Simultaneous elections are an attack on the autonomy and independence of state governments. This can not only weaken this federal structure but also increase the conflict of interest between the Centre and states. The terms of state governments vary, and some states are given special provisions under Article 371 of the Constitution.

The Law Commission, under Justice B. S. Chauhan, reported that simultaneous elections are not feasible within the existing constitutional framework. Amendments to the Constitution, Representation of the People Act 1951, and Rules of Procedure of Lok Sabha and State Assemblies would be required.

  • Policy Paralysis – According to NITI Aayog– a policy think tank of the Government of India, “In the last 30 years, there has not been a single year without an election to either a State Assembly or Lok Sabha or both.”

Due to the Model Code of Conduct, the government is barred from announcing any new project, development work, or policy decision until the polls are over. Proponents of ONOE maintain that this lulls the state machinery to a standstill and brings about what is known as “policy paralysis.”

  • Federalism Concerns: India’s federal structure grants states considerable autonomy in scheduling their elections. Some state governments perceive ONOE as encroachment on their rights and fear the loss of regional identity and representation.
  • Logistical Hurdles: Coordinating elections across the vast and diverse landscape of India poses logistical challenges, including voter registration, polling booth setup, and security arrangements. Addressing these hurdles would require meticulous planning and resources.
  • Impact on Local Issues: Critics argue that ONOE may overshadow local issues and concerns, as electoral campaigns tend to focus on national-level issues and personalities. This could undermine the principle of subsidiarity and grassroots democracy.

Recent Developments and Policy Initiatives:

The Indian government has taken several steps to explore the feasibility of ONOE and address associated challenges:

  • Law Commission Report: In 2018, the Law Commission of India submitted a comprehensive report titled “Simultaneous Elections – Constitutional and Legal Perspectives,” recommending constitutional amendments to facilitate ONOE.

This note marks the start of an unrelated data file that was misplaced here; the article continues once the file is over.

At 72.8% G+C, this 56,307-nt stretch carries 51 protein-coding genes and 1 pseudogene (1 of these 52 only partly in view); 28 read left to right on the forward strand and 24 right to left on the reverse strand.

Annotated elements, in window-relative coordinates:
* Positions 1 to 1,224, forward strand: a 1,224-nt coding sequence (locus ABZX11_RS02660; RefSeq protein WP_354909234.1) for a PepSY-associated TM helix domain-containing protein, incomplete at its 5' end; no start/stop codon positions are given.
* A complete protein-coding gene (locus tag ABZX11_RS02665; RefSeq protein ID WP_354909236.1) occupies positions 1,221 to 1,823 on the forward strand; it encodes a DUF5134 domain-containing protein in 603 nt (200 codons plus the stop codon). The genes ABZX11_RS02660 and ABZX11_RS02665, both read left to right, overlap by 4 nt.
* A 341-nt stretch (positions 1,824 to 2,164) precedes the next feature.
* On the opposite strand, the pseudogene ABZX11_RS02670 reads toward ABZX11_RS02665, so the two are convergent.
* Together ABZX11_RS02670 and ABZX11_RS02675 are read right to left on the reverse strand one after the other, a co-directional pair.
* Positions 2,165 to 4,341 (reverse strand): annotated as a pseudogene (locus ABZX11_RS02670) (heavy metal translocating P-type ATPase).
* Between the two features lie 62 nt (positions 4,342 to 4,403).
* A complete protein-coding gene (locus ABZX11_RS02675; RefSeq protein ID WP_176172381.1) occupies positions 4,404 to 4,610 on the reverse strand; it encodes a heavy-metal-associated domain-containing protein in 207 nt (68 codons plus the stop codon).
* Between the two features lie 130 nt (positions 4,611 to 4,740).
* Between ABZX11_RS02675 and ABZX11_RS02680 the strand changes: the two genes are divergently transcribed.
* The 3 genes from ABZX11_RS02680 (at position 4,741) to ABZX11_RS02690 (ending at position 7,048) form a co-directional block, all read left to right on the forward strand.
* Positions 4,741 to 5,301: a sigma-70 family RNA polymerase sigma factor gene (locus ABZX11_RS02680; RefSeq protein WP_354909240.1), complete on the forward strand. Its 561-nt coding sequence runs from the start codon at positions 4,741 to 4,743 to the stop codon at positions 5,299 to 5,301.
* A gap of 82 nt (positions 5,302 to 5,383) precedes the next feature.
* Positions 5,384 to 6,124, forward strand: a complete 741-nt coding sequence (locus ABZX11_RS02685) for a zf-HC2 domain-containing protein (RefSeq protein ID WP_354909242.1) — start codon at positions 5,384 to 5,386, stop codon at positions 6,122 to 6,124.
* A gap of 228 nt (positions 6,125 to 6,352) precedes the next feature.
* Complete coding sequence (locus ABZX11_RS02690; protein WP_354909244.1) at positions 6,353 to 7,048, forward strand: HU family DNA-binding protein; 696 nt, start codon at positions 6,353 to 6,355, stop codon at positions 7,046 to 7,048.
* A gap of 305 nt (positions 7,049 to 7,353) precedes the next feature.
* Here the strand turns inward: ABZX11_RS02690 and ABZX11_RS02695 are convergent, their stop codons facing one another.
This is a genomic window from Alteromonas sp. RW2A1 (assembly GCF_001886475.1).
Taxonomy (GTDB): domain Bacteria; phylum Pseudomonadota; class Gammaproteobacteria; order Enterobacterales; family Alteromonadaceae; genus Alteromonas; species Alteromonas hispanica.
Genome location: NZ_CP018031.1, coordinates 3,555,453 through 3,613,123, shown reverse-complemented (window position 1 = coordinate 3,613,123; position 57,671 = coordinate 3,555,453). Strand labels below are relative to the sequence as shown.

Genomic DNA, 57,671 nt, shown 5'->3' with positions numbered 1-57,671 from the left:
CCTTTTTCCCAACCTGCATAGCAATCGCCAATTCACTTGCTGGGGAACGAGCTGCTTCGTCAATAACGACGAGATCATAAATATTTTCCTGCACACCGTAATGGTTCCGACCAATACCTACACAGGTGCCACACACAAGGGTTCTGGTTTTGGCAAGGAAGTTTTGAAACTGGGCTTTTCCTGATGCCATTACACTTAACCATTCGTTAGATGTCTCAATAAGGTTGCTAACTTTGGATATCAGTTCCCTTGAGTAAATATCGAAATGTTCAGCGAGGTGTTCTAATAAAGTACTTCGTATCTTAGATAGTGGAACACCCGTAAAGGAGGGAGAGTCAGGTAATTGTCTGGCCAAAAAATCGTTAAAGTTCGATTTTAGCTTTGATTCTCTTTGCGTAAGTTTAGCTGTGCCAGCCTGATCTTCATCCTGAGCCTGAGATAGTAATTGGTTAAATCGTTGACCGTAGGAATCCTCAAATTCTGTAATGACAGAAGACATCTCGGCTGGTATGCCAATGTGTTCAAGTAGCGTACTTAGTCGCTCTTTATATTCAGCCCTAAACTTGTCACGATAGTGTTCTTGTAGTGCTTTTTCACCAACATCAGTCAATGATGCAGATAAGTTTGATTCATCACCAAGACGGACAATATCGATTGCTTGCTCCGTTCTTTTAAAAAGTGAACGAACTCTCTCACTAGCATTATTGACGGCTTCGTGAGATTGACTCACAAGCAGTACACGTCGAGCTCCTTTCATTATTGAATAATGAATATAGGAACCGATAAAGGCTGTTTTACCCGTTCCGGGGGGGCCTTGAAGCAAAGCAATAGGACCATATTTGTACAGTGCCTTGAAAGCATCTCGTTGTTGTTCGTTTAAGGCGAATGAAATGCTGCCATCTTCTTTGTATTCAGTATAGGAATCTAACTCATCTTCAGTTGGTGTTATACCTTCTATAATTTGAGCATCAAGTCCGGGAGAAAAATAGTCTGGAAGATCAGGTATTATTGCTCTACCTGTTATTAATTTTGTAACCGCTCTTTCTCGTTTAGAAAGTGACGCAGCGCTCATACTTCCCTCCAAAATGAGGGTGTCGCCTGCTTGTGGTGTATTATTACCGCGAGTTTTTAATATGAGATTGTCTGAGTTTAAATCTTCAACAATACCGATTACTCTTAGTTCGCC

• NITI Aayog’s Proposal: The National Institution for Transforming India (NITI) Aayog has proposed a phased implementation of ONOE, starting with simultaneous elections for Lok Sabha and state assemblies, followed by local body elections.
  • Political Discourse: Various political parties have expressed divergent views on ONOE, with some supporting the idea in principle while others remain sceptical or outright opposed. Achieving consensus among stakeholders remains a formidable challenge.
  • Public Discourse and Consultations: Civil society organisations, think tanks, and academic institutions have actively engaged in debates and consultations regarding ONOE, contributing to a broader understanding of its implications and challenges.

Global Overview

  • In South Africa, both national and provincial legislature elections occur simultaneously every five years, followed by municipal elections two years later.
  • Sweden conducts its elections for the national legislature (Riksdag), provincial legislature/county council (Landsting), and local bodies/municipal Assemblies (Kommunfullmaktige) on a fixed date, specifically the second Sunday in September every fourth year.
  • The United Kingdom enacted the Fixed-term Parliaments Act in 2011 to introduce stability and predictability to its parliamentary system. This legislation stipulates that the initial elections took place on May 7, 2015, and subsequent elections are scheduled for the first Thursday of May every fifth year thereafter.

The concept of One Nation, One Election represents a bold attempt to reform India’s electoral framework and enhance the efficiency and effectiveness of its democratic processes. While the idea holds immense potential to streamline governance and reduce electoral expenditures, its implementation requires careful deliberation, consensus-building, and constitutional amendments.

As India is currently undergoing the 2024 General Election, the discourse surrounding ONOE is likely to intensify, with stakeholders grappling with complex questions of federalism, representation, and democratic principles. Ultimately, the success of this ambitious reform will depend on the ability of India’s political leadership to rise above partisan interests and prioritise the long-term interests of the nation’s democracy.

What is the way forward

There appears to be a divergence of opinions among different political factions regarding the feasibility of simultaneous elections. A potential compromise could involve holding the Lok Sabha election in one cycle and all State assembly elections in another cycle after a period of two and a half years. Additionally, other recommendations previously discussed, such as establishing protocols for forming an alternative government in the event of an incumbent government’s collapse, limiting the tenure of newly constituted houses to the remaining term in case of premature dissolution, and consolidating bye-elections to occur annually, could be implemented through appropriate amendments. Such measures would enable the realisation of the primary advantages of synchronised polls while upholding democratic and federal principles. With the consensus of all political entities, this plan could be realised within the next decade and maintained thereafter.